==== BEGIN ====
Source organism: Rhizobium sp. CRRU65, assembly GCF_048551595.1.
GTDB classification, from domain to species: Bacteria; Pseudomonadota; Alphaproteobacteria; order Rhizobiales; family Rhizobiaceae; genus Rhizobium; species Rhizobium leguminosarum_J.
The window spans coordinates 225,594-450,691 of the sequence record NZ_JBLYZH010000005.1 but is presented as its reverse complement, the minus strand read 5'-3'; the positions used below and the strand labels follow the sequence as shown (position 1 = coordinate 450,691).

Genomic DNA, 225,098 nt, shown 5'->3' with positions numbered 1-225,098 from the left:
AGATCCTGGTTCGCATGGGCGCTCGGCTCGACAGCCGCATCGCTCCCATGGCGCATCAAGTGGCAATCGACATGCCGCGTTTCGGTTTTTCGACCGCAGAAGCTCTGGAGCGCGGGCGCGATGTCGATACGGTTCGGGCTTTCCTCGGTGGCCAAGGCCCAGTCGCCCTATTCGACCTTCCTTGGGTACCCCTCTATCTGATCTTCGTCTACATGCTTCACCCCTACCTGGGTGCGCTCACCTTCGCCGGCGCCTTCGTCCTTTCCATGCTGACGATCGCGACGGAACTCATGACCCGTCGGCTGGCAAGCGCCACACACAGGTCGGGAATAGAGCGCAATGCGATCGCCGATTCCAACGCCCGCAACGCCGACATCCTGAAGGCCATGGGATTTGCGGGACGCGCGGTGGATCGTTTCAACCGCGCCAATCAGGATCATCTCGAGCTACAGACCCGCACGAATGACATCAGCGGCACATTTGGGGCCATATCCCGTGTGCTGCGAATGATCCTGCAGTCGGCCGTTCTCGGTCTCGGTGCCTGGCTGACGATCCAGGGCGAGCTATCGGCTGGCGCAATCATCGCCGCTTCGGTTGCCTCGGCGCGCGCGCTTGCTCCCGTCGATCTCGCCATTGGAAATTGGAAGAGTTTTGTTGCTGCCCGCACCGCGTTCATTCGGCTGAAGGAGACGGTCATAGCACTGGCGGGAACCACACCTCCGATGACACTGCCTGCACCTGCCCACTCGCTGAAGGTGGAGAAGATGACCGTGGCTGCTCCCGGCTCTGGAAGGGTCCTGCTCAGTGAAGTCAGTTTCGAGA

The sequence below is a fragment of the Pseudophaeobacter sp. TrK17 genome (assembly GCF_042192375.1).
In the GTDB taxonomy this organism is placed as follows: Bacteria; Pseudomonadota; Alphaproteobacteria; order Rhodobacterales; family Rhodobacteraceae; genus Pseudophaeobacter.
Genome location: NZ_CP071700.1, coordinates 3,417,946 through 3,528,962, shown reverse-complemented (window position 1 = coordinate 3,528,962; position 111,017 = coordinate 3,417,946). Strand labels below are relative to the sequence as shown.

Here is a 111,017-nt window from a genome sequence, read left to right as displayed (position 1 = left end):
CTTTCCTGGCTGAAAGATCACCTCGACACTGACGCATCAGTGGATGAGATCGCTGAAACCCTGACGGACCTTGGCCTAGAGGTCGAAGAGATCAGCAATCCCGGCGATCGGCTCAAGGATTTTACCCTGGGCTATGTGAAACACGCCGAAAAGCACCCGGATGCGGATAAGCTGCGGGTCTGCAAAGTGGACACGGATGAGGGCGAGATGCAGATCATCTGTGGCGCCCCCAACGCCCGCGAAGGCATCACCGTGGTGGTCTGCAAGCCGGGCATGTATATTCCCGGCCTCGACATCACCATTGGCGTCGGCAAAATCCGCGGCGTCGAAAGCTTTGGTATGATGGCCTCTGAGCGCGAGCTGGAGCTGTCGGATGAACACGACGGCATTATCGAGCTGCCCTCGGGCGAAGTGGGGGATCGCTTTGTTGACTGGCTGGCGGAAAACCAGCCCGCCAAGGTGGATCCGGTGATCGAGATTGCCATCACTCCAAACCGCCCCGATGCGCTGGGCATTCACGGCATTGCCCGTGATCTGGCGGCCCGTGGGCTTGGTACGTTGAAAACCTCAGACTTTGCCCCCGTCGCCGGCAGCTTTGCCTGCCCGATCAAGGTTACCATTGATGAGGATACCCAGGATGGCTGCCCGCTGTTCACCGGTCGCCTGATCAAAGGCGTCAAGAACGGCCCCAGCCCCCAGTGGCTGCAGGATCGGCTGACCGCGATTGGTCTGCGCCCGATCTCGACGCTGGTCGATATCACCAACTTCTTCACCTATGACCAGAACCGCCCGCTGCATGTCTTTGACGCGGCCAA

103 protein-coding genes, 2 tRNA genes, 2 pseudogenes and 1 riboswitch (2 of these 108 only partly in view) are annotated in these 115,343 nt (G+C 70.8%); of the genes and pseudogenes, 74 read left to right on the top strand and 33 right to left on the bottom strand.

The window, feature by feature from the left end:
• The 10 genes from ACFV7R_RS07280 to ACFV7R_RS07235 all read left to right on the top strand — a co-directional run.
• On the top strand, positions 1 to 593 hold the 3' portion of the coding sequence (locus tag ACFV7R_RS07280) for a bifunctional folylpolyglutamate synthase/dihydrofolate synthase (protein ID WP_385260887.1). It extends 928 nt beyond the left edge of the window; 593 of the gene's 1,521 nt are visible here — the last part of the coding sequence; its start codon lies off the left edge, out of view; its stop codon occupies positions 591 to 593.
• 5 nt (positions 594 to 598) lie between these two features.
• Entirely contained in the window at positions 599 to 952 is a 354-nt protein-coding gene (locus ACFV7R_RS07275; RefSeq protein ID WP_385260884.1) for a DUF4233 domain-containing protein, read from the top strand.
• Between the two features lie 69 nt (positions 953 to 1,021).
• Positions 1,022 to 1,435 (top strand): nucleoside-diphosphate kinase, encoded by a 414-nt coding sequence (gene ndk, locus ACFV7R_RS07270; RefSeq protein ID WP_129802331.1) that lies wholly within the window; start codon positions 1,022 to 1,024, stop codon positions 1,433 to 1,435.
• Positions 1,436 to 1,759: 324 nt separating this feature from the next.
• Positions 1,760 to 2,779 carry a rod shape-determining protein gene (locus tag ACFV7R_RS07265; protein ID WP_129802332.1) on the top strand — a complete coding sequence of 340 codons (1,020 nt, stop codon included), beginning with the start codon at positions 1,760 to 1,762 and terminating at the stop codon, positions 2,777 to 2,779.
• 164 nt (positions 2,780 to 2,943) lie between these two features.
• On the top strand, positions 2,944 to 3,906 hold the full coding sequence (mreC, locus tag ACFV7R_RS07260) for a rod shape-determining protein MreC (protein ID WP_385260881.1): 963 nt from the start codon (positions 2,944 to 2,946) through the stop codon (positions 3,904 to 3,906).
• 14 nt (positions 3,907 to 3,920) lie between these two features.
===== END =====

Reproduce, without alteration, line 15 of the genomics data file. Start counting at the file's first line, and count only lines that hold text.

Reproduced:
• 5 nt (positions 594 to 598) lie between these two features.